Each time you blink you loose 450 milliseconds of visual information, that’s 6 seconds every minute. This means during a 150-minute film your eyes are shut for up to 15 minutes. But don’t worry about missing anything important because your brain subconsciously controls the timing of blinks so you don’t miss the action. Even more interesting is because we all tend to watch films the same way the entire audience often blinks in unison.
The synchronised blinks occurred at “non-critical” points during the silent movie – at the conclusion of an action sequence or when the main character had disappeared from view. “We all commonly find implicit breaks for blinking while viewing a video story,” Nakano says.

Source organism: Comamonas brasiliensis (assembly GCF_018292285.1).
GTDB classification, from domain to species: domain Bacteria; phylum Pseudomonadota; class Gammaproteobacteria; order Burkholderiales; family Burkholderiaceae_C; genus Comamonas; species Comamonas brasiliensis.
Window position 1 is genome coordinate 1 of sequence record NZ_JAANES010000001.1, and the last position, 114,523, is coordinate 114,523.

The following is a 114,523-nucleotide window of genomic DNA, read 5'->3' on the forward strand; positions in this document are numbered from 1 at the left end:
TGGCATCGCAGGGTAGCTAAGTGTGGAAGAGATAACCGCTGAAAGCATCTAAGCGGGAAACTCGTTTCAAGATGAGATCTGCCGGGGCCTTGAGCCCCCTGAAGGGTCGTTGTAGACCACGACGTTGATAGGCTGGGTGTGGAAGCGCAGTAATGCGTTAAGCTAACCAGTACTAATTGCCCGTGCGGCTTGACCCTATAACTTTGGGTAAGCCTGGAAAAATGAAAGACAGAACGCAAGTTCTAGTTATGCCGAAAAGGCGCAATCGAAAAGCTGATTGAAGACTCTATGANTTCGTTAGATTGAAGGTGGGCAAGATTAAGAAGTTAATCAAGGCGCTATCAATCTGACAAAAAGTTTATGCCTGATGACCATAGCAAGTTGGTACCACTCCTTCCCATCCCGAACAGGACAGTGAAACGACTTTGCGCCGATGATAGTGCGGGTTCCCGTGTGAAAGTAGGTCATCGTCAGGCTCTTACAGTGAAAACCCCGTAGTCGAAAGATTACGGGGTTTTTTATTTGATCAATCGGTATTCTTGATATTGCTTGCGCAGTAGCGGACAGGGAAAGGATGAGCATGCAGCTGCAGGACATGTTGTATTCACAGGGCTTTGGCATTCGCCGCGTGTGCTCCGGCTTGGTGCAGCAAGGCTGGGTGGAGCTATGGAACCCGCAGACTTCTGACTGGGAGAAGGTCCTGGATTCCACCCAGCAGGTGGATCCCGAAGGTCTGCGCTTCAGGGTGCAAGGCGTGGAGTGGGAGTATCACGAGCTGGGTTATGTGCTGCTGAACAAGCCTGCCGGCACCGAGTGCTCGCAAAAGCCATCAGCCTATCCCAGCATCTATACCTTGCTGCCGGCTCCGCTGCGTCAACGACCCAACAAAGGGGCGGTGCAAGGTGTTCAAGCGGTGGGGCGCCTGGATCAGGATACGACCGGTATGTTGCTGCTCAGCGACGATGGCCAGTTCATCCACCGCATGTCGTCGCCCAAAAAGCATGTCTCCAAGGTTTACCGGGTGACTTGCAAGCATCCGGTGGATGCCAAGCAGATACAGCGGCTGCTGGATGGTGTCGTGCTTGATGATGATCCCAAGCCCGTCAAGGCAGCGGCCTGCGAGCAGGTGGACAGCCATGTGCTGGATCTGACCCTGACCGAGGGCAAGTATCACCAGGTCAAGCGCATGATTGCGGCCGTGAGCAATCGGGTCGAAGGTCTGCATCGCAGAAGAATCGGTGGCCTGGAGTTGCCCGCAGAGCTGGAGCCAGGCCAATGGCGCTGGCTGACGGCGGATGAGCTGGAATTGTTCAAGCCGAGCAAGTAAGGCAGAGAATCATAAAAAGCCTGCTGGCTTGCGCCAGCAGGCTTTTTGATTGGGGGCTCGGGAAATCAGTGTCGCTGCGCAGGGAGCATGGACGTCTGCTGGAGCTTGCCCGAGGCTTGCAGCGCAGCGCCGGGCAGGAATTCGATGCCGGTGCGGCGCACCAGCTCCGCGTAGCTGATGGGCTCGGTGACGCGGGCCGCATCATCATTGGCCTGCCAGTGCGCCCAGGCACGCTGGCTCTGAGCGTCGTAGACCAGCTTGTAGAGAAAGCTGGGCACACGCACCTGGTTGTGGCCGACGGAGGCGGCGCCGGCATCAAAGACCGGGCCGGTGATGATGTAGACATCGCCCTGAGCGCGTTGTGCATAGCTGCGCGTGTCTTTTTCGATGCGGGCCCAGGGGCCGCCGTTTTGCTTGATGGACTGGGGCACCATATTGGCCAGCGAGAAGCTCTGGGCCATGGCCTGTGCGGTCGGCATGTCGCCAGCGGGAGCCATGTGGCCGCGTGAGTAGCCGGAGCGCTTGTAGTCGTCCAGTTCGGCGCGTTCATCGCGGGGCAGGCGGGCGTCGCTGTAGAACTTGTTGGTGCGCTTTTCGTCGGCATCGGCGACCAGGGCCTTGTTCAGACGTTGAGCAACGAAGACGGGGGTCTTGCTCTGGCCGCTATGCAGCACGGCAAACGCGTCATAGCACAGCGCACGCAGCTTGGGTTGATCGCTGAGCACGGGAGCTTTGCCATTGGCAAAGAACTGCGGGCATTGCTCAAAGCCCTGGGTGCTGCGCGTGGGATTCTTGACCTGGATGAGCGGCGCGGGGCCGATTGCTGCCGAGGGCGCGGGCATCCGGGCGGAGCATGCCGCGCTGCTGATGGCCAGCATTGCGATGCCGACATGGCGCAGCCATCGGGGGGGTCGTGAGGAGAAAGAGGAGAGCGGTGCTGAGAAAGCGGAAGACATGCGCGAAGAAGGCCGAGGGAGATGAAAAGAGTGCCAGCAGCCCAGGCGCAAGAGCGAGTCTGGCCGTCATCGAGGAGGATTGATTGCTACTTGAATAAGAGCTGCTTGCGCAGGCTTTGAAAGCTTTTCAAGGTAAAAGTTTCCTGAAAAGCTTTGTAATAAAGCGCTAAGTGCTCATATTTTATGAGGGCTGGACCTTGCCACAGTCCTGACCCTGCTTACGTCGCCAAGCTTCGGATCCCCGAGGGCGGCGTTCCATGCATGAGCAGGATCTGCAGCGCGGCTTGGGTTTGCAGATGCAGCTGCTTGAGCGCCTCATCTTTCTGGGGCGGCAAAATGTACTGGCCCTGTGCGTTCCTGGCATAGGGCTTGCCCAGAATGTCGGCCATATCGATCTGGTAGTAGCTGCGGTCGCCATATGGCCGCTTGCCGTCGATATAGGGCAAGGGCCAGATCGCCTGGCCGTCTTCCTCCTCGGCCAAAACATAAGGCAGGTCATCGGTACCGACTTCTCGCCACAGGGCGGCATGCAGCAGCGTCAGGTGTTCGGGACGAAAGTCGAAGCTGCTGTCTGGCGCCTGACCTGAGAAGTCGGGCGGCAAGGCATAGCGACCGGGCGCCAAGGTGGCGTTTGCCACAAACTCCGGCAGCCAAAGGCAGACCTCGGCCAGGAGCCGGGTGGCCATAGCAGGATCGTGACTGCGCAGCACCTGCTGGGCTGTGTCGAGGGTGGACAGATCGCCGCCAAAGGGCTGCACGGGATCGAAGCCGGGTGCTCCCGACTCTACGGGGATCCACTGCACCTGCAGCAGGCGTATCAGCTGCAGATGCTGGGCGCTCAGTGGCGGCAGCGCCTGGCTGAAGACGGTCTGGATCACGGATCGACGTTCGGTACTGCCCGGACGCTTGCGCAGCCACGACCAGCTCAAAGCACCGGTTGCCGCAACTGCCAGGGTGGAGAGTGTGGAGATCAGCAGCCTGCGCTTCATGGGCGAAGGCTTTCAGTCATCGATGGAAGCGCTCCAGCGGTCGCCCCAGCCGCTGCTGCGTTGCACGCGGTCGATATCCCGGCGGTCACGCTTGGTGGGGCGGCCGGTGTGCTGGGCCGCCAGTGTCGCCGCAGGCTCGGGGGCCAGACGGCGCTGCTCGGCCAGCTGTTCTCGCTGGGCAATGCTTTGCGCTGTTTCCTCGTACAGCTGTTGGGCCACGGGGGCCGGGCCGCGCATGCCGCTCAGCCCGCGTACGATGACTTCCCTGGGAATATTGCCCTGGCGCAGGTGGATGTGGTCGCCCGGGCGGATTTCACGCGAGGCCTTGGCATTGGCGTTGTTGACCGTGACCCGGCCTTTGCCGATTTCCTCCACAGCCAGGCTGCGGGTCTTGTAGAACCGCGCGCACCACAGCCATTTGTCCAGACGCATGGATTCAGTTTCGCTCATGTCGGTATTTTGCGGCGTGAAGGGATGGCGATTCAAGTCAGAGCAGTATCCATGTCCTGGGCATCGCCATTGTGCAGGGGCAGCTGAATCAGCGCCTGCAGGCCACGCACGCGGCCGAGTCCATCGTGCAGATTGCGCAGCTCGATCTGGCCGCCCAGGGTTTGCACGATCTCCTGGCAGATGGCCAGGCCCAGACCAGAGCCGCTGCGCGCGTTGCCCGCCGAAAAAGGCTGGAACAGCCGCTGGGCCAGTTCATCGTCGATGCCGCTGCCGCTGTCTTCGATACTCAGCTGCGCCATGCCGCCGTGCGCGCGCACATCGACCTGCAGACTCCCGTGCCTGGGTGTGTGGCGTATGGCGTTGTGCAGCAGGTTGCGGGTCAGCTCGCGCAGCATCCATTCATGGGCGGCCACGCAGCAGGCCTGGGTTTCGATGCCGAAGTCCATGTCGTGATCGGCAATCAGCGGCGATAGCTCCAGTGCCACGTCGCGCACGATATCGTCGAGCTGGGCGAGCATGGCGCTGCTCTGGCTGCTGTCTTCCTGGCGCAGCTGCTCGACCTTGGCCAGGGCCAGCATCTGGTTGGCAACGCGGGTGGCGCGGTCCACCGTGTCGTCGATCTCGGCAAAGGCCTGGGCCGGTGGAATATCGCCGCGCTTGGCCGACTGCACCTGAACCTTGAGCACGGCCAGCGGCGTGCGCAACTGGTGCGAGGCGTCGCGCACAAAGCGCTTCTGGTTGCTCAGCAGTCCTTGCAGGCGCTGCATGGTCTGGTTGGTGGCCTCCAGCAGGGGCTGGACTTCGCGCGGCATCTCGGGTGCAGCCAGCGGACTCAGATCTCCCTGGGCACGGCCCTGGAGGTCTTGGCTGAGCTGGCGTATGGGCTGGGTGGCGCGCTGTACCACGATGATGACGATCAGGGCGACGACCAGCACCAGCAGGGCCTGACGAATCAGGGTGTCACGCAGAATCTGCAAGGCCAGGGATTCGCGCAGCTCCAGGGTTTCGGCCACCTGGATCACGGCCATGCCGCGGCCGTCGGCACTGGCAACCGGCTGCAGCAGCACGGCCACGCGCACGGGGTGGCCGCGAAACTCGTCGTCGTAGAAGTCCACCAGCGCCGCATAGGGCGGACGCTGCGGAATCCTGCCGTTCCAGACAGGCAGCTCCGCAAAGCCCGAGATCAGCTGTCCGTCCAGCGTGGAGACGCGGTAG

Geraint Rees at University College London thinks it is an interesting study. This synchronisation between individuals “implies that there’s something common to everyone that is triggering the blinks,” he says.
He points out that other studies have shown that brain activity across individuals can become synchronised when watching a movie. “The blinks may form one external manifestation of that, which may provide a window into understanding what people are thinking when they watch a movie.”
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